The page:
The holidays arrive and with them come those endless lists of gifts to buy, decorations to put up and parties to attend.
Meeting all the demands can place a lot of stress on a married couple’s relationship, but it doesn’t need to be that way.
“We all want our holidays to be magical and perfect, but the reality doesn’t always meet the expectations,” says Dr. Tim R. Thayne, a marriage and family therapist and author of “Not by Chance: How Parents Boost Their Teen’s Success In and After Treatment” (www.drtimthayne.com).
“But that’s OK. One of the most important things couples need to remember this time of year is that you don’t have to live up to everyone else’s expectations and you don’t even have to keep doing everything you did in holidays past.”
Thayne offers a few tips to couples to help keep the stress level low and marital bliss on track through the hectic holiday season:
• Hold a holiday powwow. No one wants the frustrating experience of parental shock when one parent buys a child an unexpected gift that is way over budget. The resulting tension can put a damper on the sweetness of the experience for everyone. Thayne says you can avoid this by scheduling a holiday planning session to brainstorm gift ideas, work out budgets, and review letters to Santa or teenage wish lists. “Because you were raised in different families, you may have different ideas about what Christmas morning, or New Year’s Eve festivities should look like,” Thayne says. “You can avoid conflict by setting expectations early for how many events you’ll attend, whether you’ll take the kids, how much you plan to spend on each other, or what houseguests you’ll allow to stay over.”
• Write a decline script. If you feel relieved when the holidays are over, you probably are guilty of overbooking yourself. “Write and then practice a script for politely turning down invitations for yet another holiday party, ice skating with the baseball team, or a performing arts event,” Thayne says. “Realize and commit to memory that mantra that the quality of an event is far better than quantity.” Your decline script could be something like: “That sounds like a wonderful opportunity. Unfortunately, we won’t be able to attend. I’m sure it will come off beautifully.”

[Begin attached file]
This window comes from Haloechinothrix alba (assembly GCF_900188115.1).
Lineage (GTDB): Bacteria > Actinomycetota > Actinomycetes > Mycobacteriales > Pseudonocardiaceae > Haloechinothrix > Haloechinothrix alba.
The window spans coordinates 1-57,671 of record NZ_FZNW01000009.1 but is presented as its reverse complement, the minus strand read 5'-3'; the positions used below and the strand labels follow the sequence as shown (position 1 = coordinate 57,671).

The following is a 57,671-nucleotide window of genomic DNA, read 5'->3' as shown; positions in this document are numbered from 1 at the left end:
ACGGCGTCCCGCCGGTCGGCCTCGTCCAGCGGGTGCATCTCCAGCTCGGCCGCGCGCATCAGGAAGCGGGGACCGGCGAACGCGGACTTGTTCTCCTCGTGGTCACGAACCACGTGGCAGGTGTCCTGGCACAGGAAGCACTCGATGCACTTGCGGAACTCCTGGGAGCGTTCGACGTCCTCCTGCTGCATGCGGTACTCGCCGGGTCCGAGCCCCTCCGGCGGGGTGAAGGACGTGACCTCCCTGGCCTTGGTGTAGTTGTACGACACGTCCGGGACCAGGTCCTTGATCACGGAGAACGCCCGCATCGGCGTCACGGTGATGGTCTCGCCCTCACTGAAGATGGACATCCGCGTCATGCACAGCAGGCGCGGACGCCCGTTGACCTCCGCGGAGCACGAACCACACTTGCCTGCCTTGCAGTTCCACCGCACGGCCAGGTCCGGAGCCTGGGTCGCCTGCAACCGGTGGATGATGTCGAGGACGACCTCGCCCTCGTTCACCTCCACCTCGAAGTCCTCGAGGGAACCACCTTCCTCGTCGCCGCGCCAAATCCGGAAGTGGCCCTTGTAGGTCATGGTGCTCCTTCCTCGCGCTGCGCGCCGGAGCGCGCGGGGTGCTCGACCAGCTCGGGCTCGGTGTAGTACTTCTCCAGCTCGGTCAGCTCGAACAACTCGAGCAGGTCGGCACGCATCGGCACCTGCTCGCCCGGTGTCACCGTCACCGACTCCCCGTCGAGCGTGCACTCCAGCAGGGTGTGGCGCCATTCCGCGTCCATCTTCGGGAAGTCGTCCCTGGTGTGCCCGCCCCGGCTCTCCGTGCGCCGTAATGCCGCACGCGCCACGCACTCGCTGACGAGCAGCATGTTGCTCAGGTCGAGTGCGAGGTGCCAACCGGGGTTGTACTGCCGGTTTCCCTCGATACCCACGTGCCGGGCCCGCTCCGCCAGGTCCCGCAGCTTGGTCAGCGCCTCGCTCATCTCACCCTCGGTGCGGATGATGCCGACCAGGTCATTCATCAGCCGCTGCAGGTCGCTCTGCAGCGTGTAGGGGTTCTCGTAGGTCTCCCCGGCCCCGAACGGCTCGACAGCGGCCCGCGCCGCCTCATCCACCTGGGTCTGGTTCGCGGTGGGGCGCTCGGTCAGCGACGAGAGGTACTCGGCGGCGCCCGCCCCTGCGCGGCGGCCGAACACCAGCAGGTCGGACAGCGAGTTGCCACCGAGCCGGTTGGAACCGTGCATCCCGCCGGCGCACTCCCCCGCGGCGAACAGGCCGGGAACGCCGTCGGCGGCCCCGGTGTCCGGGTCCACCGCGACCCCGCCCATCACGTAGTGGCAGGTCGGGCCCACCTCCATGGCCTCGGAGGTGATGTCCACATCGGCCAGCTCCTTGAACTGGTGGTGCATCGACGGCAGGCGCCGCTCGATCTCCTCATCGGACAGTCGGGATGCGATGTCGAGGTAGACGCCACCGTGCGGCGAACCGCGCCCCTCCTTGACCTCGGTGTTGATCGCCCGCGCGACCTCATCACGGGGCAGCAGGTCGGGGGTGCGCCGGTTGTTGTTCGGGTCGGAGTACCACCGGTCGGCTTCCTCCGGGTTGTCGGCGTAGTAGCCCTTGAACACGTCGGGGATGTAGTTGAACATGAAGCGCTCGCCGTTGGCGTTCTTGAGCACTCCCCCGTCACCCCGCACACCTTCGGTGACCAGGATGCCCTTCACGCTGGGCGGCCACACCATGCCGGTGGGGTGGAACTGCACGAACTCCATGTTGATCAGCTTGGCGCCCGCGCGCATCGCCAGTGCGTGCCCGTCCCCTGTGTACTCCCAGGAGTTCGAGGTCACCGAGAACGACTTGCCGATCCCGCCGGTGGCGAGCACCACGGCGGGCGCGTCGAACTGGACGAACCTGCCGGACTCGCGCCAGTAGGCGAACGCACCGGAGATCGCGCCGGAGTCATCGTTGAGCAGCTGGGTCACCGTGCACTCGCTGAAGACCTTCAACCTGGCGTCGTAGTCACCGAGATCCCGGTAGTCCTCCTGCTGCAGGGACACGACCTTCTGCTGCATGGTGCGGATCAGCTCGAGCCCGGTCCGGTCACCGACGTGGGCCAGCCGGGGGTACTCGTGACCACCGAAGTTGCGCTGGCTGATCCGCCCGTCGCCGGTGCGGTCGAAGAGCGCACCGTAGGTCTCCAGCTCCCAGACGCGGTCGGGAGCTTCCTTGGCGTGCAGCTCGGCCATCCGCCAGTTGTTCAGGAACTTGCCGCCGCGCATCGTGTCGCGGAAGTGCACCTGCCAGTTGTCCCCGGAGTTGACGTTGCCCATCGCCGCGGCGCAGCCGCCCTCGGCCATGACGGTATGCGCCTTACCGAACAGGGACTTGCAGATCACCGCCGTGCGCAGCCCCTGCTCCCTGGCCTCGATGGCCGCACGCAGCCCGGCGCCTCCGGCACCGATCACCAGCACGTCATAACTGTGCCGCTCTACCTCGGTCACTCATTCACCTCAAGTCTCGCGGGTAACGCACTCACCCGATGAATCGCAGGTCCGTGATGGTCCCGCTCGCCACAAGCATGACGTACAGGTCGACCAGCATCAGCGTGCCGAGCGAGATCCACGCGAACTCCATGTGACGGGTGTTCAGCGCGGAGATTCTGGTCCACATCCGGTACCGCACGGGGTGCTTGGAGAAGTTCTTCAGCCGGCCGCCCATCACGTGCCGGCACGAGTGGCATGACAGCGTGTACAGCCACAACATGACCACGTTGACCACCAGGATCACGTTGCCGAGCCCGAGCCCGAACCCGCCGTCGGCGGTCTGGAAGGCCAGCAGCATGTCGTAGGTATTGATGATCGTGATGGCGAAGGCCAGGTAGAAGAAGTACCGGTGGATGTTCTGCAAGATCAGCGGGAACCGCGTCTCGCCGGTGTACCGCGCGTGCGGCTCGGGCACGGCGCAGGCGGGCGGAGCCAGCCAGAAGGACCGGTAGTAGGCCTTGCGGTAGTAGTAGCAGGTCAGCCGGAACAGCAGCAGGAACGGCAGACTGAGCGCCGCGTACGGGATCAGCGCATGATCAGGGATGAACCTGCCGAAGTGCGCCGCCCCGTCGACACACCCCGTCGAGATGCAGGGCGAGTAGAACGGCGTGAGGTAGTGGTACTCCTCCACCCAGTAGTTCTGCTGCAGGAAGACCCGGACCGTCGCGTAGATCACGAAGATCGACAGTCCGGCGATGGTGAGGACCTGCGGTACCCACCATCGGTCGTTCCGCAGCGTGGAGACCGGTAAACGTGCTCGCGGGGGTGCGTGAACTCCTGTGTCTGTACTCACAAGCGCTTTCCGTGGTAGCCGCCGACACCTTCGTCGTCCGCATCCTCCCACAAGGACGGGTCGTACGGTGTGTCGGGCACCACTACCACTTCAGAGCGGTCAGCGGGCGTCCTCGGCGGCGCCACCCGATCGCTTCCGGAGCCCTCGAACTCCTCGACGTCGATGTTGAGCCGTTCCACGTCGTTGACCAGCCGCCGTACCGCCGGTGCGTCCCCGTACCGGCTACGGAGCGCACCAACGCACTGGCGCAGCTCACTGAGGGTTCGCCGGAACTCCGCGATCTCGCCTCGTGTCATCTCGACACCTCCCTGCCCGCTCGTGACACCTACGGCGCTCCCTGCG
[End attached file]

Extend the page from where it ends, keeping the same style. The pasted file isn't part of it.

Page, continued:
• Know that not all traditions need to live on. Family circumstances and needs change, Thayne says. Holiday traditions might have their place for a time, but as children grow, you may be able to swap out the childhood fun of everyone-sleeps-in-the-same-room-on-Christmas-Eve tradition for the benefits of the teenagers getting a good night’s rest instead. Anyone can add shiny, fun things into their life. It takes determination to evaluate and edit. “So, make the traditions you do decide to continue even better,” Thayne says. “How? Find a way to make them more relationship-focused.”
“A scaled-down holiday may be just what a couple needs to keep the season relaxed and joyful,” Thayne says. “It may just take a little planning, compromising, as well as a willingness to let go of a few traditions, to make it happen.”
Dr. Tim R. Thayne, a marriage and family therapist, is author of Not By Chance: How Parents Boost Their Teen’s Success In and Out of Treatment (www.drtimthayne.com). He also is the founder and CEO of Homeward Bound, a leading program in early intervention and in-home transition from treatment services from for families of troubled teens. He has a master’s degree from Brigham Young University and a doctoral degree in Marriage and Family Therapy from Virginia Tech.